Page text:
O.G. Fillmore Slim with Shoestring Sue – Blues Man Mack | Book Review

O.G Filmore SlimBlues Man Mack

How I Conquered The Stage And The Streets

With Shoestring Sue

CreateSpace Independent Publishing Platform


489 pages

It certainly has been an interesting life for Clarence Sims, aka Fillmore Slim. Born In Baton Rouge in 1934, Slim lead a normal childhood. His father worked for the L&A Railroad while his mother was employed at a local bank. Catching Guitar Slim at the famous Dew Drop Inn in New Orleans, Slim knew he wanted to be an entertainer so that he could enjoy the flashy clothes, adoring women, and Cadillac cars. Eventually he migrates to San Francisco to live with his sister. He and his friends get busted for auto theft, leading to a stint in a juvenile detention center. Alternating between Los Angeles and San Francisco, he starts singing in clubs and working with a variety of bands and artists, playing some rudimentary piano at times. A trip to Alaska leads to a meeting with T-Bone Walker, who gives Slim some valuable lessons on playing guitar. His first record “You Got The Nerve Of A Brass Monkey,” is released in 1957 on the DooTo label, generating solid interest. While visiting a park with his sister, Slim meets Etta James and Sugar Pie DeSantoB.B. King. Slim becomes Etta’s first boyfriend, cementing their life-long friendship. He even open shows for B.B. King and Dinah Washington.

Then his life gets turned upside down. At a tour stop in Midland, TX, the singer attracts the attention of a woman who happens to be a hooker. She begins to teach Slim about being a pimp, which he soon realized could be a faster way to achieve his goals. The pair head back to San Francisco, where Slim begins recruiting women for his new business enterprise. The book devotes several chapters to how to treat the women working for you, the rules of the game, dealing with the police, and proper etiquette for dealing with other pimps involved in the sporting life. Slim goes into some of the finer points on these subject matters, but when it comes to his woman not meeting expectations, his comment is simply you deal with it, leaving out any details as to how to take corrective action, although later in his narrative he does advocate turning a woman loose if she is disrupting things with the rest of your working girls, no matter how good of an “earner” she might be. Being a pimp is all about the money, so you don’t tolerate anybody who interferes with the flow of cash.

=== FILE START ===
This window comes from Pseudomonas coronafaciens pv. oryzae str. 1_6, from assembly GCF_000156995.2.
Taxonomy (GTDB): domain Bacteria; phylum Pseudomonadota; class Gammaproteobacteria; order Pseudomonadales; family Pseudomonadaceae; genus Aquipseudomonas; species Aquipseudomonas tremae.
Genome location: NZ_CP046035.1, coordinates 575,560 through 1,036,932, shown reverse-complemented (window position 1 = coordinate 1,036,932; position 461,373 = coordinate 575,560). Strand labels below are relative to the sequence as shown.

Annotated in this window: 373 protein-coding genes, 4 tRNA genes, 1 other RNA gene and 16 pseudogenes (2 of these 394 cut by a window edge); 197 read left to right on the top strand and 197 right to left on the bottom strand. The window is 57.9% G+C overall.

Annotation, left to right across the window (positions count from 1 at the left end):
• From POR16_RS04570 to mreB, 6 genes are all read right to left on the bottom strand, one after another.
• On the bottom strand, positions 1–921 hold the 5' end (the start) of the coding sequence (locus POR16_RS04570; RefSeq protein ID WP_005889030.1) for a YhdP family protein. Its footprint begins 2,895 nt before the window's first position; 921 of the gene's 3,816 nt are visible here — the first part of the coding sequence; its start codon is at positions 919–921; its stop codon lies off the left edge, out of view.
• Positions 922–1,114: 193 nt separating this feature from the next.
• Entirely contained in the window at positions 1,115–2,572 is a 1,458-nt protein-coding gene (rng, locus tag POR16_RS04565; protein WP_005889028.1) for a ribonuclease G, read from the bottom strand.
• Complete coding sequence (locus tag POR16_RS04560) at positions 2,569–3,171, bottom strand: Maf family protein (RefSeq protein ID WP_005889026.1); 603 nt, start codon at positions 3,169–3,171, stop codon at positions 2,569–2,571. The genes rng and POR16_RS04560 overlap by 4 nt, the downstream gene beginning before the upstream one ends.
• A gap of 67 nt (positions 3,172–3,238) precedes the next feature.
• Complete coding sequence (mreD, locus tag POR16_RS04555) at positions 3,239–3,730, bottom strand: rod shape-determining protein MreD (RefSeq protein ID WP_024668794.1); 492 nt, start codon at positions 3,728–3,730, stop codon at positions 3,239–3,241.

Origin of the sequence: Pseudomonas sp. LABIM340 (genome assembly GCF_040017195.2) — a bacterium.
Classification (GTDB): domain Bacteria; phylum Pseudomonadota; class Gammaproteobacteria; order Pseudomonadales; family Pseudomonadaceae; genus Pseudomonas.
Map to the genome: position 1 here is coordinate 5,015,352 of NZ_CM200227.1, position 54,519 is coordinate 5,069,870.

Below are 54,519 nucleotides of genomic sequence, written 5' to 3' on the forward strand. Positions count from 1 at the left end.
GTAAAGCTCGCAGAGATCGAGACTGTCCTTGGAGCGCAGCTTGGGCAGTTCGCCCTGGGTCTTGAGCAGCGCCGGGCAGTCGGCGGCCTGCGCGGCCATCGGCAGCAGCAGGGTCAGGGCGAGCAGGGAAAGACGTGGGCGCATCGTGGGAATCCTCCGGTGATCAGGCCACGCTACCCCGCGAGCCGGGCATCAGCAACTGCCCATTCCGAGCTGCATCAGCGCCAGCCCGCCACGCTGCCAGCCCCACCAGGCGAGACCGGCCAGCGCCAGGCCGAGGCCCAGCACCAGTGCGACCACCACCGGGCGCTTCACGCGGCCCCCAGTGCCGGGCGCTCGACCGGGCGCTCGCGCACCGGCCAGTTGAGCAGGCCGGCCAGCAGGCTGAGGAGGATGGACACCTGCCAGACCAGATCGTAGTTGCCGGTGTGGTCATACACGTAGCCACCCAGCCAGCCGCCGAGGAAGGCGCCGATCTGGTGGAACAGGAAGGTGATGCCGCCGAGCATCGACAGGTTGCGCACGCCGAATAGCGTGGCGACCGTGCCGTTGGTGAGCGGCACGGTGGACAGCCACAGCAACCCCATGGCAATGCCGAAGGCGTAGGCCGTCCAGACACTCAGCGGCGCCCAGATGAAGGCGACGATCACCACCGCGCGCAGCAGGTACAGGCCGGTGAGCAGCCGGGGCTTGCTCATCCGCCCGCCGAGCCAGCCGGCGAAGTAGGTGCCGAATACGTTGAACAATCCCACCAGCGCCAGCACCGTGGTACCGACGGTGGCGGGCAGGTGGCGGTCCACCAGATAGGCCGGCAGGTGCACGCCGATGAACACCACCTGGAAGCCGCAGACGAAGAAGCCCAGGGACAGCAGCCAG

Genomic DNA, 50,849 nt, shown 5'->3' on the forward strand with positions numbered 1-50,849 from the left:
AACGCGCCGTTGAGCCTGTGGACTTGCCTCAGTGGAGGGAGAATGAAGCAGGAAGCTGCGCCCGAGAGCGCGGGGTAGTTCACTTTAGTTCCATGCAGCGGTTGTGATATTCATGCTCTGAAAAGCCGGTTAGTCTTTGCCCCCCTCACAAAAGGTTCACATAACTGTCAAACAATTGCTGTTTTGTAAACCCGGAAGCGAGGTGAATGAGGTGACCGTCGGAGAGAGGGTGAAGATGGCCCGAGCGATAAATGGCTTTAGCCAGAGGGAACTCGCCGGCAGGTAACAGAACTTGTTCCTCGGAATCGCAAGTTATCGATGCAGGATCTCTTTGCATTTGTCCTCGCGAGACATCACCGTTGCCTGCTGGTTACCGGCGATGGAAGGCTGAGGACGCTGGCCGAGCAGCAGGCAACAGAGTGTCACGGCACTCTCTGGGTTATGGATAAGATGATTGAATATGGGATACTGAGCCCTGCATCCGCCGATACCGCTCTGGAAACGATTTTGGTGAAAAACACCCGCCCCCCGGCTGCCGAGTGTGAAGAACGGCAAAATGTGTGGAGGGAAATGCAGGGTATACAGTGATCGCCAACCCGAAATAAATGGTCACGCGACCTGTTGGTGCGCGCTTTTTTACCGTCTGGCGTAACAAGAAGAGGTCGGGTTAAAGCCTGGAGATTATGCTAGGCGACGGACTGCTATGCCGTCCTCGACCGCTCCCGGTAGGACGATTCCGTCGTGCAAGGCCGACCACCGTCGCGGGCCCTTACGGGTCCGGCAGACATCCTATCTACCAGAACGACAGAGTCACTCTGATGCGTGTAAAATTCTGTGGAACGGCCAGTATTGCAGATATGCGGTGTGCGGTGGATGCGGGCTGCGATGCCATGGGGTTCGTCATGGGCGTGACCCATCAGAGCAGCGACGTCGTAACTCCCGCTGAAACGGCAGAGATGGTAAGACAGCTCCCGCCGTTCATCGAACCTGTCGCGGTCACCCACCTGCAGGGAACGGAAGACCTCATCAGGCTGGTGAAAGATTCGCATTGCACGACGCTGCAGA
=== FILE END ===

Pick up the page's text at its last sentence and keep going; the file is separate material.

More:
For two decades, Fillmore Slim built his business and achieved his goals of a flashy existence, adoring women, and a Cadillac car. His career as a musician was on hold. In 1979, he went to prison for a five year stretch for a passport violation. He used the time to improve his musical skills. Released early for good behavior, Slim had trouble fitting back in to society. But he soon struck up a friendship with Troyce Key, the owner of Eli’s Mile High club, who also played guitar and keyboards. With Key’s support, Slim revived his career, playing club dates that lead to a full CD release in 1987 on the Mile High label, Born To Sing The Blues. Leaving his pimping days behind, the guitarist focused on his music, releasing six albums in two decades. But a 1999 documentary film, American Pimp, put Fillmore Slim in the spotlight one more time. Time after time, Slim credits the movie for making him famous around the world. No matter where he goes, people always recognize the West Coast Godfather of Pimps.

In the final chapter, co-author “Shoestring” Sue explains that she tried to capture the sound and texture of Slim’s speech pattern while transcribing their lengthy sessions. The book is written in a stream-of-conscious style, with the Godfather bouncing between topics, story to story, as he narrates his life journey. Sue writes words as Slim pronounces them, not as they are spelled, so for example, “with” appears as “wit” throughout the biography. The book is also in need of some serious editing. On page 191, Louis Jordan’s band is listed as the “Tanforan” Five, not the Tympany Five. On Page 198, Slim refers to a festival in New Orleans as the Ponderosa “Star,” which is actually the long-running Ponderosa Stomp. Jim Pugh, mentioned as playing organ on a session on Page 388, somehow becomes “Frank” Pugh on the following page. Some points are covered repeatedly throughout the book, so a good edit would probably have trimmed at lest 50-70 pages without diminishing the book’s impact.

A cultural icon praised by rappers and hip hop artists, plus a down-home blues man who continues to make appearances at clubs and festivals, Clarence “Fillmore Slim” Sims has lived the high life, traveling across America and the world as a pimp and a blues singer. He clearly relishes the high points he experienced, and accepts the low points, like the prison term, as part of bargain you make with yourself when choosing to be a pimp. He celebrates his accomplishments without a hint of remorse or regret, giving this book a refreshing level of honesty that makes it a worthwhile read.

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